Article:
Such comments also ignore the fact that while the High Court of England and Wales said that a Parliamentary vote was required before Article 50 could be triggered; the High Court of Northern Ireland came to a different view (there are separate legal systems in England and Wales, Northern Ireland, and Scotland).

The people behind the legal challenge said that their case was not about trying to overturn the referendum decision; but about ensuring due process was followed. Nonsense. If all they want is a vote in Parliament to confirm the referendum result they would not spend thousands of pounds on the legal action. They want a parliamentary vote because they hope that MPs will come to a different view.

They should be honest about it. If they genuinely are concerned about the sovereignty of Parliament, why have they not challenged the vast number of Bills that become Acts of Parliament without proper parliamentary scrutiny – the Bills that are passed because of the use of guillotines and programme motions – leading to vast swathes of bad law that do not do what they were intended to do. No. Their statements are nonsense. They want to prevent Brexit and that is why they initiated the legal claim.

Other nonsense includes the laughed claims of “irony” that the case could be appealed to the European Court of Justice. It can’t. The European Court of Justice rules on EU law. The question in the present case is a matter of UK law – an interpretation of the United Kingdom’s constitution. EU law doesn’t come into it so there is no role for the ECJ.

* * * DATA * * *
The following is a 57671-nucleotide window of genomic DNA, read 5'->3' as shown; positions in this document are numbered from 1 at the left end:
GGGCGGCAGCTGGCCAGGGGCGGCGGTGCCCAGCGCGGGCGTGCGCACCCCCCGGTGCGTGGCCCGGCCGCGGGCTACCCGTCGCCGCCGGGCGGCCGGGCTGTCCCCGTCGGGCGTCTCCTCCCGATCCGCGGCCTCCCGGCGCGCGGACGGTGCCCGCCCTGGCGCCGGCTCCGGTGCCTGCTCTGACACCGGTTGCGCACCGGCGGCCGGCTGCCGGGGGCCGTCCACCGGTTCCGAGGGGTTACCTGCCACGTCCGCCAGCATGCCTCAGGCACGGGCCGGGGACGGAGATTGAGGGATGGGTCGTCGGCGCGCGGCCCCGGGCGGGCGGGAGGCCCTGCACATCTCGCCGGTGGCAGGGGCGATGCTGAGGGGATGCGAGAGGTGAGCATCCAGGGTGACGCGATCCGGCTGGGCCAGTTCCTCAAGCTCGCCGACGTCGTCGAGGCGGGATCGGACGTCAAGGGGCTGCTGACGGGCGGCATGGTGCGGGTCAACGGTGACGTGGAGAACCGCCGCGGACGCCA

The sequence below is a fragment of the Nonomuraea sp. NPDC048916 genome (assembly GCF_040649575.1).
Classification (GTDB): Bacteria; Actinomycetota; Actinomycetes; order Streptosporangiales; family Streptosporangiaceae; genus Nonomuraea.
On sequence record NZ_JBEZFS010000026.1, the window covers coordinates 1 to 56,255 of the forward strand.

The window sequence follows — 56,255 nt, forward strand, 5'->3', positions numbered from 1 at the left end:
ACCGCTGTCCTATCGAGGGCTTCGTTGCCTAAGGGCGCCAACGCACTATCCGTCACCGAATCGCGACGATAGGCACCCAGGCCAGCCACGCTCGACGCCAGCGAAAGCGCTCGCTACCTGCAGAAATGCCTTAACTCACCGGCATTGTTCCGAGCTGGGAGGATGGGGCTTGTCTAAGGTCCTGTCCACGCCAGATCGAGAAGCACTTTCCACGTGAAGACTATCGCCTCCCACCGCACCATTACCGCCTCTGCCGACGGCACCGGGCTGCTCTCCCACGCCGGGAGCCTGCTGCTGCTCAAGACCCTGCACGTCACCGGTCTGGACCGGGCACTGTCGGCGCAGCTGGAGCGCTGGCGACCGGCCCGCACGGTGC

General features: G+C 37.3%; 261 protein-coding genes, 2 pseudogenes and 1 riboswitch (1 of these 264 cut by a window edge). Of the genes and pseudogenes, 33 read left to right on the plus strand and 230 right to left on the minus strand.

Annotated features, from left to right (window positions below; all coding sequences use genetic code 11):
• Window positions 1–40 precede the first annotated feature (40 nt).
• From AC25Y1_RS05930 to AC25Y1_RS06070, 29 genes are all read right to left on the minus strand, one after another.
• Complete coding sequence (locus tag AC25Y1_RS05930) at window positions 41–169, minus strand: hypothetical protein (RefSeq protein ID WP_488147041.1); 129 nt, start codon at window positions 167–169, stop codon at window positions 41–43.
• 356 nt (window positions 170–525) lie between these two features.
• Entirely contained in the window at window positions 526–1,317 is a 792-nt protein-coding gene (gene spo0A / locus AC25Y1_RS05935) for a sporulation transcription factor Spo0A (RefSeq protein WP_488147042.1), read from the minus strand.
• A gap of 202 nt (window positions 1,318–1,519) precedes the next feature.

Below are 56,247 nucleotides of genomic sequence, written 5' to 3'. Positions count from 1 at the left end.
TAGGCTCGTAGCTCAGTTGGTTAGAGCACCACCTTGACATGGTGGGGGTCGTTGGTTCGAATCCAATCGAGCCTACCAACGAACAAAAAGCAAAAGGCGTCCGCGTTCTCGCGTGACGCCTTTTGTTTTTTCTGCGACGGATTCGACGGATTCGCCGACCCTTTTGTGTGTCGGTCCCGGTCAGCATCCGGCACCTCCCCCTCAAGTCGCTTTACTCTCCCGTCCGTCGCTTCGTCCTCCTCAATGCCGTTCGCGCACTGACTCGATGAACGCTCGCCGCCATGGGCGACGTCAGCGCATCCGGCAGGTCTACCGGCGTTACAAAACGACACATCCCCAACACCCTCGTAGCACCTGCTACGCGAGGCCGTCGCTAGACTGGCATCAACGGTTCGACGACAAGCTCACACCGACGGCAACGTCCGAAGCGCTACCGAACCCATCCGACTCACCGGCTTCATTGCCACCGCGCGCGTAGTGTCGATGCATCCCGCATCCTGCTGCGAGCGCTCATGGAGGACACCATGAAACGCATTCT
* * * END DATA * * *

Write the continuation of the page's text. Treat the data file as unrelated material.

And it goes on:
It would be a different matter if people suggested that the European Court of Human Rights might have a view. Article 3 of the European Convention on Human Rights guarantees the right to free and fair elections. It would be interesting to see whether this can be applied to referendums and whether the ECtHR would take a view if a parliament overturned the will of the people clearly expressed in a lawful referendum.

More nonsense: It has been reported that in any pre-Article 50 vote in Parliament, the House of Lords could ensure that we have a “soft Brexit” or could put conditions on Brexit. No. It can’t. Once Article 50 is triggered, a two-year period of negotiations begins. It is that, and that alone, that will determine what type of Brexit we have.

But talks of “soft Brexit” and “hard Brexit” are meaningless. There is only Brexit. You are either in the EU or you are out of the EU. Yes, there are lots of questions about our future relationship with the EU – and I want a strong relationship. But that is a separate question about the type of Brexit we have – there is only one type of Brexit available. It’s called Brexit.